Rochester’s Premier Professional Networking Organization
Are you willing to assist or enhance the content of this section of the newsletter?
We're looking for members to populate the calendar with events of interest. If so, send an email to
email@example.com. It gets better with your input and contributions.
Hidden jobs are welcomed for sharing at
If the job your neighbor, friend or family shared with you is not right for you, it might be perfect for an August Group colleague.
This is a great place for practicing "give to get." With 1600 members, what can happen here when members own the content?
We welcome volunteers to coordinate the job postings on a weekly basis.
Employers and members submit jobs that must be readied for inclusion in the
newsletter. A lack of help means fewer jobs get posted in a timely manner.
Why not be the first one to see new postings.
New Job Postings this week
Previously posted jobs
Links to share
Got a link you want to share? Send it to
firstname.lastname@example.org and put "Link to share" in the Subject Line.
Words of Wisdom
Got a thought to share? Send it to
email@example.com put "Words to Ponder" in the Subject Line.
“If you wish to achieve worthwhile things in your personal and
career life, you must become a worthwhile person in your own
~ Brian Tracy
“A little integrity is better than any career”
~ Ralph Waldo Emerson
“Job security is gone. The driving force of a career must come from
the individual.” ~ Homa Bahrami
Have an idea for a weekly column to contribute? We welcome your contributions. Make a difference. Submit it to
Book Reviews and Good Reads
Have a story, book review or workshop experience to share or something
similar to contribute?
Send your contributions to firstname.lastname@example.org with Good Read in the
Have a weekly blog you would like to contribute? We welcome your contributions. Make a difference. Submit it to
Have an article to contribute? We welcome your contributions. Make a difference. Share a story.
Submit it to
August Group Members in the news
Have an article to contribute? We welcome your contributions. Make a difference. Share a story.
Submit it to
The August Group remains a resource for the news media in Rochester.
Greg Taylor (aka Sir Linksalot) was recently featured in this article.
by Anne Baber & Lynne Waymon
Contributed by Sue Schnorr, President, of Training Insights, Inc.
"You gotta have Hart" heralds the newsletter from Leadership Dynamics in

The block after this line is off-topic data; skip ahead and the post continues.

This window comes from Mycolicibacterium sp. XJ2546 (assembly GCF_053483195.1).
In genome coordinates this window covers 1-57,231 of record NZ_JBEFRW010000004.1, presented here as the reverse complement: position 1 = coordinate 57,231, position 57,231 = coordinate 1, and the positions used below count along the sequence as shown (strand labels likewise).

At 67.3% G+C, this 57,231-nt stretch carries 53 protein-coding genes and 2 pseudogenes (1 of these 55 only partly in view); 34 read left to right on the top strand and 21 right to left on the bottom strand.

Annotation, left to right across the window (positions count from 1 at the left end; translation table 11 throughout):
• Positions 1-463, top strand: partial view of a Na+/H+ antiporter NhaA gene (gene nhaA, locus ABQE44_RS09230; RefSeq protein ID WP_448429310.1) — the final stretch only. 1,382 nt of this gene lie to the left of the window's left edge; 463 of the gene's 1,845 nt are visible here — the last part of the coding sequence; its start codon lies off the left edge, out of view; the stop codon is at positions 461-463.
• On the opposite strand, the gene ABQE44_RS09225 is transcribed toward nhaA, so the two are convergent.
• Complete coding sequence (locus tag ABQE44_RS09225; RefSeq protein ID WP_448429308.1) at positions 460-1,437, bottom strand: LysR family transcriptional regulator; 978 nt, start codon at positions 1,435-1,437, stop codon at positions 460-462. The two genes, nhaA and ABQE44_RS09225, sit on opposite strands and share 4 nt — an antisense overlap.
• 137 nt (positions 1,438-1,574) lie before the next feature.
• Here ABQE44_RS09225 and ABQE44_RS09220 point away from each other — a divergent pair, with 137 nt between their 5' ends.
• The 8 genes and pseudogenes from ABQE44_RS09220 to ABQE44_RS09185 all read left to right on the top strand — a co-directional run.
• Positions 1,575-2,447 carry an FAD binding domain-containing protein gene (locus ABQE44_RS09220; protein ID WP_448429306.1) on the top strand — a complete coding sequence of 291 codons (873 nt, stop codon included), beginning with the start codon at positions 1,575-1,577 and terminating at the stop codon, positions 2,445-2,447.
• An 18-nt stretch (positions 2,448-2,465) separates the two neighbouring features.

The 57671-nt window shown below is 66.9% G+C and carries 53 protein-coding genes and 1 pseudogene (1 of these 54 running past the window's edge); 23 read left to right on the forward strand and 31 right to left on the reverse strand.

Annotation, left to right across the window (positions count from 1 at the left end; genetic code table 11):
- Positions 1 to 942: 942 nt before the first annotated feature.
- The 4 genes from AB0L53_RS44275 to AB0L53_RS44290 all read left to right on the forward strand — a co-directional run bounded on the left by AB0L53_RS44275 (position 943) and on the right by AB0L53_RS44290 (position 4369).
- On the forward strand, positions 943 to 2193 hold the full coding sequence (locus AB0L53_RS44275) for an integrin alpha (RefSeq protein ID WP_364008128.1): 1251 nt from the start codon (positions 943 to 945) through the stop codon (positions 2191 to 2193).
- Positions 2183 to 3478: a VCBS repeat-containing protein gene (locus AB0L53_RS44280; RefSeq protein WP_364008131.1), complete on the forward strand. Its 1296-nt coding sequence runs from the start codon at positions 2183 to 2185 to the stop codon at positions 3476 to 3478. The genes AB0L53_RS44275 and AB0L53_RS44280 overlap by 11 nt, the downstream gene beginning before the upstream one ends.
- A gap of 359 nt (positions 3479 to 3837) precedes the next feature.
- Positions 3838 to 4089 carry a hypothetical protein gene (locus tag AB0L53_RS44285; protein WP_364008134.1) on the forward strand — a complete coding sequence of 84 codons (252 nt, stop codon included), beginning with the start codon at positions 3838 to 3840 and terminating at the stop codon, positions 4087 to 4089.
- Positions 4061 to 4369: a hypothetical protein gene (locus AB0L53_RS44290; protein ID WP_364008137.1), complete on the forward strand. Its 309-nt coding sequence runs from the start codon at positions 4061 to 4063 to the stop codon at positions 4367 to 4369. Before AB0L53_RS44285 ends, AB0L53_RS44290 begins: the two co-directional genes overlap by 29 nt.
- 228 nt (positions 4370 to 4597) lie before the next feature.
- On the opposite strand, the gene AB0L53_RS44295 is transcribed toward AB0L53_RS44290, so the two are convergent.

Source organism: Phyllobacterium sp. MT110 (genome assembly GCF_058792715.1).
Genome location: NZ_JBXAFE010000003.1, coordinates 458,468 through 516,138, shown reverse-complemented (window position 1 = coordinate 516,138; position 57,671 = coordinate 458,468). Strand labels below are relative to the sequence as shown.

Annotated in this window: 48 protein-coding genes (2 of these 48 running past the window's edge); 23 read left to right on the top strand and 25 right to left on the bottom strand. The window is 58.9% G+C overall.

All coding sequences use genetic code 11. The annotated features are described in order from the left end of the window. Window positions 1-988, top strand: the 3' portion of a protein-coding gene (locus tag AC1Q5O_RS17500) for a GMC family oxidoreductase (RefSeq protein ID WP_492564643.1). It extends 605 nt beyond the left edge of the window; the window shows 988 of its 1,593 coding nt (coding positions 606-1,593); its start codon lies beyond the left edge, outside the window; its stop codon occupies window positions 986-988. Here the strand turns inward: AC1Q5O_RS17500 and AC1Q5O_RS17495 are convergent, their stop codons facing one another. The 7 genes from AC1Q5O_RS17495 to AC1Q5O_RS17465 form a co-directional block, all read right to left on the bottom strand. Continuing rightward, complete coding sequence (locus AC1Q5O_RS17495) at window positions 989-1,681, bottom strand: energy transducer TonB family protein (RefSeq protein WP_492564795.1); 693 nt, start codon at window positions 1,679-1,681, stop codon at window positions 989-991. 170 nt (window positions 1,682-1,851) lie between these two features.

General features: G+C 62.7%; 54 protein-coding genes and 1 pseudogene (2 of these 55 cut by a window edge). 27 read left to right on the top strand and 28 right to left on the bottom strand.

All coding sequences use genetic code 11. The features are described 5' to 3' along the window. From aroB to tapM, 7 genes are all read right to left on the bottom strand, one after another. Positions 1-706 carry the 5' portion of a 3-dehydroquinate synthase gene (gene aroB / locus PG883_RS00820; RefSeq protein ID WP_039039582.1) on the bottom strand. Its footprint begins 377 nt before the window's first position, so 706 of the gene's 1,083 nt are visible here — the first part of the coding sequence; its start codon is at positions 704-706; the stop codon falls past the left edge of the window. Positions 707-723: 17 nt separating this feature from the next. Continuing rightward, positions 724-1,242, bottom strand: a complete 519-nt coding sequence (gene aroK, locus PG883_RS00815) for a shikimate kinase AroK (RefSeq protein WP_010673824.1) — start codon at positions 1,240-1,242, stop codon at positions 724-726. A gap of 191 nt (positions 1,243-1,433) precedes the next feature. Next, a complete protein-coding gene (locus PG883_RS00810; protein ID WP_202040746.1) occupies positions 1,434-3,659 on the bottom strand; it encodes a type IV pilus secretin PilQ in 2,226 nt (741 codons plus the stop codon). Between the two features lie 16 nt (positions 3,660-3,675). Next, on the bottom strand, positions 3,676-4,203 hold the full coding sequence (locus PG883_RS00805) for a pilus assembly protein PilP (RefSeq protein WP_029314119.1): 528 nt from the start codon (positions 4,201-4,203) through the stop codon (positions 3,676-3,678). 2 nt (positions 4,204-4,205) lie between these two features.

Lafayette, Colorado. That slogan is the only "marketing" in President Lois
Hart's information-packed, bimonthly newsletter. "It's my best way to stay
in touch with past and potential clients, friends, and key influential's,
who contribute to my success," she says.
By systematically staying in touch, Hart is practicing relationship
management. Rather than taking a haphazard, scattershot approach to
cultivating contacts, Hart has a plan. She uses her newsletter to
proactively build and refresh business connections.
Unfortunately, few people - - and even fewer organizations - - understand
how the daily work of building business relationships can result in the
achievement of overall, long -term strategic goals. Carefully managing the
quality and frequency of your contacts can bring in more referrals, increase
repeat business, and provide access to "hot" information on business trends
and resources. If your networking is not working, if you hand our your
business card to dozens of people at Chamber of Commerce events, but nothing
ever comes of your efforts, use relationship management to develop and
re-connect with strategically placed contacts who can help your business
succeed and whom you can help in return.
Target Your Contacts
"If everybody's your client, then nobody's your client," warns Samuel Maitz,
marketing director for Leadership Management, Inc. of Waco, Texas. "We
research the issues and get to know the industry before approaching the
movers and shakers." Goal-setting is essential. Jessica Lipnack, coauthor of
The Team-Net Factor (Wight Publications), points out the importance of
building strategic alliances that are in concert with organizational goals.
"If the purpose is clear, then all else will follow," she says. "If the
purpose is murky, then the relationship will flounder."
"We are very conscious of the need to cultivate contacts in our industry,"
says Edwin Corbin, assistant to executive management with Irwin Financial
Corporation in Columbus, Indiana. "But the process starts long before we go
out and meet people. First, we analyze our past successes and set goals. For
example, if we want to study a new line of business to look for possible
acquisitions, our executives get together. We pool all our existing contacts
and also look at who they could introduce us to," he says.
Ask yourself, "Who has given me the most amount of business in the least
amount of time with the least resistance and the most profit?" advises
Dennis Fox, president of the Client Development Institute in Reston,
Virginia. Fox conducts customized workshops for sales executives on how to
systematically cultivate referrals.
One clever way to target customers is to start a referral club. Choose four
or five business people, whose reputations you trust, who are in non -
competing businesses, and who focus on the same customer base you do. Get to
know each other well, so you feel comfortable making referrals. A florist,
for example, might team up with a caterer, a photographer, a bridal
consultant, and a wedding cake baker.
Or set up a larger, more diverse group whose purpose is to use each others'
services and products and to exchange leads. Dennis Riley, president of
Alarm Data a commercial and residential alarm company in Beltsville,
Maryland, has created nine clubs. One of his salespeople is a member of each
group. "We keep the focus on building business relationships." he says.